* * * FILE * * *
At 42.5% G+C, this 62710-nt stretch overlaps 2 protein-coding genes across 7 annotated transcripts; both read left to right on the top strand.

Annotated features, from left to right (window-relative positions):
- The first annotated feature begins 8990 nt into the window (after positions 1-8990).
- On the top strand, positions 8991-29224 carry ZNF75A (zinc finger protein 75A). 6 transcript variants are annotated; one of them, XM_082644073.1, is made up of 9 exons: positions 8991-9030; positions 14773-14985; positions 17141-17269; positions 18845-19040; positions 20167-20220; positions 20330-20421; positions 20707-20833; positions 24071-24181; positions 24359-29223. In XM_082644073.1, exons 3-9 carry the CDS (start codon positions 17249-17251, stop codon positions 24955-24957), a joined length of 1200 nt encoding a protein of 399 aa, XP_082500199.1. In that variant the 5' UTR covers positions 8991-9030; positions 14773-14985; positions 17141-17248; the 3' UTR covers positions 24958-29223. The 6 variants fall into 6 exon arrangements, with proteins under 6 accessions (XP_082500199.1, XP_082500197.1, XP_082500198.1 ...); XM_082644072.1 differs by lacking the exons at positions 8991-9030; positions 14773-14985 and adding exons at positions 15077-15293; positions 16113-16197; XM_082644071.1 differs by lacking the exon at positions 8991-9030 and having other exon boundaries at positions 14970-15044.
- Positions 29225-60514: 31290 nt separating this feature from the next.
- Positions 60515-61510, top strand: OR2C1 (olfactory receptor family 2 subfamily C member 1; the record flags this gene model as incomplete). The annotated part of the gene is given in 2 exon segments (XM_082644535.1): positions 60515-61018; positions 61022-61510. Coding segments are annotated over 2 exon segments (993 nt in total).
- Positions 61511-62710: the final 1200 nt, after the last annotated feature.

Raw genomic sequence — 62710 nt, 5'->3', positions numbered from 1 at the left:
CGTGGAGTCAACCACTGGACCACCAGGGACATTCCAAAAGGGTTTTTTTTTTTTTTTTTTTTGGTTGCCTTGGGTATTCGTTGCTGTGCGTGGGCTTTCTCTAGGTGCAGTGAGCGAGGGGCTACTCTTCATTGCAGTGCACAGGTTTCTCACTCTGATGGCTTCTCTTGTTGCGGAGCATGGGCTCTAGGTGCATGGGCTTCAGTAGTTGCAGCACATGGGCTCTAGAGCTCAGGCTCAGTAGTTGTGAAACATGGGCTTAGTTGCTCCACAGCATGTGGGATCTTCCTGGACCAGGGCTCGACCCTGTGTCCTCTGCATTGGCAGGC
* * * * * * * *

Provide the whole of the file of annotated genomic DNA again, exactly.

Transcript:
At 42.5% G+C, this 62710-nt stretch overlaps 2 protein-coding genes across 7 annotated transcripts; both read left to right on the top strand.

Annotated features, from left to right (window-relative positions):
- The first annotated feature begins 8990 nt into the window (after positions 1-8990).
- On the top strand, positions 8991-29224 carry ZNF75A (zinc finger protein 75A). 6 transcript variants are annotated; one of them, XM_082644073.1, is made up of 9 exons: positions 8991-9030; positions 14773-14985; positions 17141-17269; positions 18845-19040; positions 20167-20220; positions 20330-20421; positions 20707-20833; positions 24071-24181; positions 24359-29223. In XM_082644073.1, exons 3-9 carry the CDS (start codon positions 17249-17251, stop codon positions 24955-24957), a joined length of 1200 nt encoding a protein of 399 aa, XP_082500199.1. In that variant the 5' UTR covers positions 8991-9030; positions 14773-14985; positions 17141-17248; the 3' UTR covers positions 24958-29223. The 6 variants fall into 6 exon arrangements, with proteins under 6 accessions (XP_082500199.1, XP_082500197.1, XP_082500198.1 ...); XM_082644072.1 differs by lacking the exons at positions 8991-9030; positions 14773-14985 and adding exons at positions 15077-15293; positions 16113-16197; XM_082644071.1 differs by lacking the exon at positions 8991-9030 and having other exon boundaries at positions 14970-15044.
- Positions 29225-60514: 31290 nt separating this feature from the next.
- Positions 60515-61510, top strand: OR2C1 (olfactory receptor family 2 subfamily C member 1; the record flags this gene model as incomplete). The annotated part of the gene is given in 2 exon segments (XM_082644535.1): positions 60515-61018; positions 61022-61510. Coding segments are annotated over 2 exon segments (993 nt in total).
- Positions 61511-62710: the final 1200 nt, after the last annotated feature.

Raw genomic sequence — 62710 nt, 5'->3', positions numbered from 1 at the left:
CGTGGAGTCAACCACTGGACCACCAGGGACATTCCAAAAGGGTTTTTTTTTTTTTTTTTTTTGGTTGCCTTGGGTATTCGTTGCTGTGCGTGGGCTTTCTCTAGGTGCAGTGAGCGAGGGGCTACTCTTCATTGCAGTGCACAGGTTTCTCACTCTGATGGCTTCTCTTGTTGCGGAGCATGGGCTCTAGGTGCATGGGCTTCAGTAGTTGCAGCACATGGGCTCTAGAGCTCAGGCTCAGTAGTTGTGAAACATGGGCTTAGTTGCTCCACAGCATGTGGGATCTTCCTGGACCAGGGCTCGACCCTGTGTCCTCTGCATTGGCAGGC